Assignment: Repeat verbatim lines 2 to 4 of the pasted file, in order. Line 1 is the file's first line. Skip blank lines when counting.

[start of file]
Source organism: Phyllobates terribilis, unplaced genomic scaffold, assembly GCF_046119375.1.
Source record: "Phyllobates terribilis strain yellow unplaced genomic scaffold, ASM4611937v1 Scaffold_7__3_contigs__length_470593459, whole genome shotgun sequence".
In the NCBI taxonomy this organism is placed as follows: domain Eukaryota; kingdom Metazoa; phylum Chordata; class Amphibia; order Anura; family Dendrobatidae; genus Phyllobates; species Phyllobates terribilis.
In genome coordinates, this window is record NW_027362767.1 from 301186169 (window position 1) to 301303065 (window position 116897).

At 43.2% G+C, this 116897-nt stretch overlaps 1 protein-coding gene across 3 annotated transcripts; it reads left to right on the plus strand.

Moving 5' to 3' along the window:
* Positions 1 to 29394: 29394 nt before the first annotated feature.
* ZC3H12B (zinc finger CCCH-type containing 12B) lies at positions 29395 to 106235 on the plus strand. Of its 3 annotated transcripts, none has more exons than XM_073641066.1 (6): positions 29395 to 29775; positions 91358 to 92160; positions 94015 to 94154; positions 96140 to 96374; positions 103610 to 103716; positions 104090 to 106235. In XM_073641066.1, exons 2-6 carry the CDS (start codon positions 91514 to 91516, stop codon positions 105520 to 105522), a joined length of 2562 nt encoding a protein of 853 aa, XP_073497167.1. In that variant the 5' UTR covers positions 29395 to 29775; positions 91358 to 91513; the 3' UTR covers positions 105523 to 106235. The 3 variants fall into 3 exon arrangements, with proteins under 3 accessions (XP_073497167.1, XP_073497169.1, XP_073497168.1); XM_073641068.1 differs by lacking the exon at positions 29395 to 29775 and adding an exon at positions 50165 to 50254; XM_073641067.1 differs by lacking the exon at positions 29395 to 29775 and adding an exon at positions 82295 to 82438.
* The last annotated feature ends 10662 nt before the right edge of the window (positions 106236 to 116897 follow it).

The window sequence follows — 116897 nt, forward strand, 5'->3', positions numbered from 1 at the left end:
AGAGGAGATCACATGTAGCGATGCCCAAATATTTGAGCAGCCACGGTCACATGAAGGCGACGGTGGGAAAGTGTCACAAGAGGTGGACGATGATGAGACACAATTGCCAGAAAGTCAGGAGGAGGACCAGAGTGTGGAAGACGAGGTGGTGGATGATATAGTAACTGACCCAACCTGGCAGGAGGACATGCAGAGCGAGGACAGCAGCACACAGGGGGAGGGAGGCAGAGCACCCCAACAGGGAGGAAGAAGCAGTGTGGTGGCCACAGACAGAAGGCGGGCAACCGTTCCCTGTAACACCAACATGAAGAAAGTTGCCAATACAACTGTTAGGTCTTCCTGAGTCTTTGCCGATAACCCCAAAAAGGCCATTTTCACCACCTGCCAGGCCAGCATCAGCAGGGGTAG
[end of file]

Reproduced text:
Source record: "Phyllobates terribilis strain yellow unplaced genomic scaffold, ASM4611937v1 Scaffold_7__3_contigs__length_470593459, whole genome shotgun sequence".
In the NCBI taxonomy this organism is placed as follows: domain Eukaryota; kingdom Metazoa; phylum Chordata; class Amphibia; order Anura; family Dendrobatidae; genus Phyllobates; species Phyllobates terribilis.
In genome coordinates, this window is record NW_027362767.1 from 301186169 (window position 1) to 301303065 (window position 116897).